By opposing Obama, Republicans might make the GOP conservative again 

A Republican Realignment

When every single Republican in the House voted against President Barack Obama's $800 billion stimulus package last week, many conservatives cheered, while also saying that it was "too little too late."

Perhaps. But I say better late than never. This is a perfect example of how important it has been for Republicans to lose the election.

Imagine this week, if President John McCain spent time meeting with leaders of both parties, business execs, and economists and worked overtime to build a bipartisan consensus on his own stimulus package. Given his theatrics during the election — like when he suspended his campaign to meet with Democrats and Republicans to fix the economy — this scenario is not hard to imagine. If he was president today, McCain the bipartisan bridge-builder would likely be presenting his own billion dollar economic bridge-to-nowhere, much like Obama.

Unlike Obama, McCain would have received significant Republican support. Even though members of the GOP disagreed with former President George W. Bush's expansion of the government, Congress continued to write endless blank checks, increasing the national debt astronomically. I don't remember hearing as much criticism from mainstream conservatives in print, TV, or radio about reckless spending under Bush as I do now under Obama. If McCain was president, it's safe to say House Republicans would not be as unified in opposing a stimulus package.

But House Republicans have put up a united front when it comes to Obama's stimulus plan. Writes conservative columnist Robert Stacy McCain, "Man, if all it took to get Republicans to vote conservative was to elect a Democratic president, this is a change I can believe in." Indeed. Yesterday's "we must support the president" big government economics is rightfully seen today as "socialism." And whether out of principle or partisanship, it's refreshing to see Republicans standing on conservative principle once again.

Watching a television news story about Obama's stimulus package, my girlfriend, who not only voted for Obama but has the bumper sticker to prove it, said to me, "I'm not an economist, but doesn't spending money you don't have make the situation worse? Doesn't it just devalue the dollar even more?" I'm not an economist either, but I did manage to pass basic math in high school. And unless the rules of math have changed recently, my girlfriend is absolutely right.

The larger financial crisis we face in the years to come is the house of cards we call our economy, in which we constantly inject more paper money into an already devalued and weak system, much the same way a heroin addict shoots up to temporarily ease his pain. The addict can keep shooting up, and it will continue to make him feel better in small increments, but unless he goes cold turkey and endures the hardships of withdrawal, he will die. So-called "bailouts" or "stimulus packages," whether served up by Republicans or Democrats, are temporary stop-gap measures, both emblematic and symptomatic, that will eventually lead to complete financial collapse. You can't spend what you don't have.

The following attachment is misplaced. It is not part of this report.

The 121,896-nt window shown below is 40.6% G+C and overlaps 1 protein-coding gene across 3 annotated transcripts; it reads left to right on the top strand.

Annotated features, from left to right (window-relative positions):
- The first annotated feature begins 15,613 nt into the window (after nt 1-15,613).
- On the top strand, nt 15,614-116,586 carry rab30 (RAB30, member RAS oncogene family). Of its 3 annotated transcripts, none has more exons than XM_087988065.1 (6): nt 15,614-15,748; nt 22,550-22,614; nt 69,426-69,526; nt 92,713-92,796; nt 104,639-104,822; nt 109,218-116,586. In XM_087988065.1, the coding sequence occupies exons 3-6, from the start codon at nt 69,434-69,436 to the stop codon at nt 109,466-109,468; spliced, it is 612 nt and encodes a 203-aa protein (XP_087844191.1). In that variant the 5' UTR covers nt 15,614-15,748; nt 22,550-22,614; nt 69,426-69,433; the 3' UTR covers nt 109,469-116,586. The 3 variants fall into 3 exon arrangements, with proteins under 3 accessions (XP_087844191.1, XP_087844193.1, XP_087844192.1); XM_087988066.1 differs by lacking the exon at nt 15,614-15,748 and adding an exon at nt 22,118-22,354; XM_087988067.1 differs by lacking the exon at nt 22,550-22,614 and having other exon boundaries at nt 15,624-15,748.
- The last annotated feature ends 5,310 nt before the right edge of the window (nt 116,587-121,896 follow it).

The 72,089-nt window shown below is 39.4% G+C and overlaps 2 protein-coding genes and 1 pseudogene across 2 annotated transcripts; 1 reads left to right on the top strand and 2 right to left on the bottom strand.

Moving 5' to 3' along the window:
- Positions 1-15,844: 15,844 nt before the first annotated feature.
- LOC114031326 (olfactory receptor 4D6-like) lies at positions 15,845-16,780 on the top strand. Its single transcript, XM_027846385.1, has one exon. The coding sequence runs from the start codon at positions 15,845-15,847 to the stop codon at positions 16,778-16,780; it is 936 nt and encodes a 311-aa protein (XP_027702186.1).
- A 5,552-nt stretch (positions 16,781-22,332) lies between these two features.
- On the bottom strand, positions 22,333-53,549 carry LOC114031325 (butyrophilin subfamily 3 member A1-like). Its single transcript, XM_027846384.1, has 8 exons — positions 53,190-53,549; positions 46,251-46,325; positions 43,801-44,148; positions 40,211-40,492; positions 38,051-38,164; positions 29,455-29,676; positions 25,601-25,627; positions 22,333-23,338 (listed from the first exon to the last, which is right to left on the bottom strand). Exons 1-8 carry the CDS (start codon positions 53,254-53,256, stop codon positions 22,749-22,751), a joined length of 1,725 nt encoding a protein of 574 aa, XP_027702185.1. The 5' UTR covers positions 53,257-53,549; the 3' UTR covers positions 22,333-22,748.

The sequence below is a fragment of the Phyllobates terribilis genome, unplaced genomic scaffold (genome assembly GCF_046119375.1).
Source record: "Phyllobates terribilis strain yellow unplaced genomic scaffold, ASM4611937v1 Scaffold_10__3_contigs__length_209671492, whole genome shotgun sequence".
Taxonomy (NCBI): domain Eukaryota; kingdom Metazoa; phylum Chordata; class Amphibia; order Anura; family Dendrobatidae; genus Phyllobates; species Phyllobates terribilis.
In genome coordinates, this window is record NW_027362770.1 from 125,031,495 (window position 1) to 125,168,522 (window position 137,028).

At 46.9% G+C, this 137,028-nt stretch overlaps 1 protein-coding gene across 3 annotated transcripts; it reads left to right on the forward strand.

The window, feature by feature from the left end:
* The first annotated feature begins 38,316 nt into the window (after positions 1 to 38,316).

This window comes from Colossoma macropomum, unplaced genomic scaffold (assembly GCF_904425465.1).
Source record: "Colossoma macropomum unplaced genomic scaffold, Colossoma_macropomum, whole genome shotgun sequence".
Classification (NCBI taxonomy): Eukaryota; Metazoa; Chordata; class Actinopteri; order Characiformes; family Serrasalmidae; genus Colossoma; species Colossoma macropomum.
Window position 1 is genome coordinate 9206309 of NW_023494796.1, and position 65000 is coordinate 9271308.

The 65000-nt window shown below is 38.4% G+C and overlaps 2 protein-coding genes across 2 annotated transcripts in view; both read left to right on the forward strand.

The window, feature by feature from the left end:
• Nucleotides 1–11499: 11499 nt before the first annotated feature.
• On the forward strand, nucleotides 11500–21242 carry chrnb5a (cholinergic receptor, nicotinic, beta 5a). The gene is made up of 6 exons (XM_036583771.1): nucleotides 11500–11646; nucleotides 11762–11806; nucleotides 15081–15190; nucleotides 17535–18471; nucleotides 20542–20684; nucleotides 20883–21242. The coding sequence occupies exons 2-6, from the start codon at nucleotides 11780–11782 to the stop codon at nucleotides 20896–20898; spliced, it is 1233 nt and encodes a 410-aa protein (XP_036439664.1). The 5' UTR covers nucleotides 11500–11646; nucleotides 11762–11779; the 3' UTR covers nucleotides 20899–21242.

The Republicans currently do not have the numbers to stop this stimulus package and other examples of reckless spending yet to come. But with no liberal Republican president to please and a liberal Democratic president to oppose, the GOP might become useful to conservatives again.

However, Republicans could also be distracted by partisanship.

Their obsession with Bill Clinton in the 1990s was more about being against a Democrat than about standing for conservative principles.

My biggest problems with Clinton remain his open borders policy, his reckless spending, and his foreign intervention in the Balkans, Somalia, and Haiti. Most conservatives still obsess over Monica Lewinsky.

As with Clinton, conservatism cannot simply mean being against Obama, and intelligent folks on the right would do well to leave such petty nonsense to the unintentionally comedic Sean Hannity and the intentionally-comedic Stephen Colbert.

Maybe, after four or eight years of Obama, a realigned, more conservative and mature Republican Party will be better positioned to rein in an economy and country constantly teetering on the edge of the abyss.

Catch Southern Avenger commentaries every Tuesday and Friday at 7:50 a.m. on the "Morning Buzz with Richard Todd" on 1250 AM WTMA.


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